self-inflicted gunshot wound. Casey and McClellan did not
tell the Harers that a neighbor had heard a struggle shortly
before the shooting or that Flores's sweatshirt had blood
splattered on it. They told the Harers that Samantha's
hand was positive for gunshot residue and that Flores was
negative. Those statements were false. Tests found no gunshot
residue on Samantha's hands. Tests found gunshot residue
on the front and cuffs of Flores's sweatshirt-and on his
Harers sued Flores, Crest Hill, and Channahon, bringing
conspiracy and excessive force claims under 42 U.S.C. §
1983 and Monell v. Department of Social Services,
436 U.S. 658 (1978). Te Harers' lawyers withdrew in
November 2018. Te three defendants moved to dismiss. A status
hearing was scheduled for December 13, 2018. Te Harers, who
no longer had a lawyer, did not attend. Te court scheduled
another status hearing and stated that, “Plaintiffs
must appear at the 1/22/2019 hearing or this case will be
dismissed for want of prosecution.” On December 28,
2018, the Harers met with Casey, the police chief, and Adam
Bogart, the deputy police chief. Also present were a coroner,
a Will County prosecutor, and Channahon's civil counsel.
Te Harers were told that there was an official finding that
Samantha committed suicide-the forensic evidence showed that
the gunshot wound was self-indicted. Casey and Bogart said
that Samantha's toxicology report suggested a finding of
suicide. Led to believe that the official finding of suicide
barred their suit, the Harers did not attend the status
hearing scheduled for January 22. Te court dismissed the case
for want of prosecution.
Harers later learned that the gunshot residue tests
implicated Flores. And they learned that Casey and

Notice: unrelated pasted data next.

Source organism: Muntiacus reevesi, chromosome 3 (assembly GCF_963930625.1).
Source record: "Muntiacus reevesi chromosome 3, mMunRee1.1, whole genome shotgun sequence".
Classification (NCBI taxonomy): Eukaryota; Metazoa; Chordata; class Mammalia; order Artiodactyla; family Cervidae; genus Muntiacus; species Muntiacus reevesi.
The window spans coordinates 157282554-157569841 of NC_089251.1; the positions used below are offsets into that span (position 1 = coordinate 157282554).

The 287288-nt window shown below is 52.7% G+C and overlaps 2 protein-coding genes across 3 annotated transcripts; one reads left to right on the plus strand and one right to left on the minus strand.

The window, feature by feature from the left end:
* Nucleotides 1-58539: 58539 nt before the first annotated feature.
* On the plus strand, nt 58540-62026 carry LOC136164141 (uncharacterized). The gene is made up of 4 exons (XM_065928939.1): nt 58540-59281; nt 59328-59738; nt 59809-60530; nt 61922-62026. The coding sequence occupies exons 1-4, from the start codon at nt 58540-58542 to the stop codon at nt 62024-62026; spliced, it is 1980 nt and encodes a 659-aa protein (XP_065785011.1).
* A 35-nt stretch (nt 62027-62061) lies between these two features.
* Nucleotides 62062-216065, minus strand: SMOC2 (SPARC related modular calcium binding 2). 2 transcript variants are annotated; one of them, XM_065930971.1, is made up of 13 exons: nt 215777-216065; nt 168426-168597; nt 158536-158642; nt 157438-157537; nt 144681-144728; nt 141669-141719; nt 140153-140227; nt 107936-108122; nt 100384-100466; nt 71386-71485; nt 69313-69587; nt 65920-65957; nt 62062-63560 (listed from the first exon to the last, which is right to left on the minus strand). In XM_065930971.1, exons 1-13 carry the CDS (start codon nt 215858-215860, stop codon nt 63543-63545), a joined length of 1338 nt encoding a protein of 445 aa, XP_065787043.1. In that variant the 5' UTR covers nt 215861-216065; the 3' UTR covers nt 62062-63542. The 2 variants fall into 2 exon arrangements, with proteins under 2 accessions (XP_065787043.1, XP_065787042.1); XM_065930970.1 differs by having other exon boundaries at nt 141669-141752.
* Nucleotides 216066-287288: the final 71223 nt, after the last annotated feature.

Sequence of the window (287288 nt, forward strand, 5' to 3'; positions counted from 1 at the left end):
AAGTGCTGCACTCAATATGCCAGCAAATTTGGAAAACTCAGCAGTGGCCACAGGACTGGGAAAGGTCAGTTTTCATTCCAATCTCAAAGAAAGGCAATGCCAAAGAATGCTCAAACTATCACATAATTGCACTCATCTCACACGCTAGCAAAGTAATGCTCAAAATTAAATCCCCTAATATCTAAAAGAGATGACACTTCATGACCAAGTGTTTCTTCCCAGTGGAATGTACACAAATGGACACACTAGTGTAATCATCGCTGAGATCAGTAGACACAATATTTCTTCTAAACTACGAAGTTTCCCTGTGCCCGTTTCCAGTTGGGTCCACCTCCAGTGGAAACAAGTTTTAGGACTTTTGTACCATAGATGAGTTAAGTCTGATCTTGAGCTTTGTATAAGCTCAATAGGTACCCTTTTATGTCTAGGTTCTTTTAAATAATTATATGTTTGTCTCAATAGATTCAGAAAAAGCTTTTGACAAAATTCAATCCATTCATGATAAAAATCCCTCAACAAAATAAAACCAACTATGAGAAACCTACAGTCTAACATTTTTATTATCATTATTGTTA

Bogart's statements about Samantha's toxicology
report were false-the findings, in fact, were not consistent
with suicide. Te Harers retained a new lawyer, the court
granted their motion to reopen, and they amended their
Harers now seek leave to amend their complaint a second time.
In their proposed second amended complaint, the Harers sue:
(1) Flores, for battery and intentional infliction of
emotional distress; (2) the Town of Crest Hill, for
concealing evidence that officers inflict sexual and domestic
violence on women; and (3) the Town of Channahon and three of
its employees- Shane Casey (the police chief), Adam Bogart
(the deputy police chief), and Andrew McClellan (the lead
detective)-for concealing evidence that Flores killed
Samantha, thus denying the Harers access to the courts.
argues that the Harers' claim for denial of access to the
courts could not survive a motion to dismiss. A claim
survives dismissal when it is plausible. Bell Atlantic
Corp. v. Twombly, 550 U.S. 544, 570 (2007). Te
Harers' access to the courts claim is plausible if the
court, taking the facts alleged in their proposed second
complaint as true, can reasonably infer that the Channahon
defendants (the Town of Channahon, Casey, Bogart, and
McClellan) are liable. Ashcroft v. Iqbal, 556 U.S.
662, 678 (2009).
person's right to access the courts must be
“adequate, effective, and meaningful.” Bounds
v. Smith, 430 U.S. 817, 822 (1977). State actors violate
the right to access when they “hinder . . . efforts
to pursue a nonfrivolous legal claim, ” causing an
“actual concrete injury.” May v.
Sheahan, 226 F.3d 876, 883 (7th Cir. 2000).
Municipalities have no duty “to provide flawless and
abundant social services, ” Bell v. Milwaukee,
746 F.2d 1205, 1262 (7th Cir. 1984), and crime victims have
no “constitutional right to have the police
investigate” their cases. Rossi v. Chicago,
790 F.3d 729, 735 (7th Cir. 2015). But “municipal
employees involved in the investigation of a wrong
perpetrated by a co-employee under color of state law”
must “not conceal the perpetration of that
wrong.” Bell, 746 F.2d at 1262. Te right to
access is “undoubtedly abridged, ...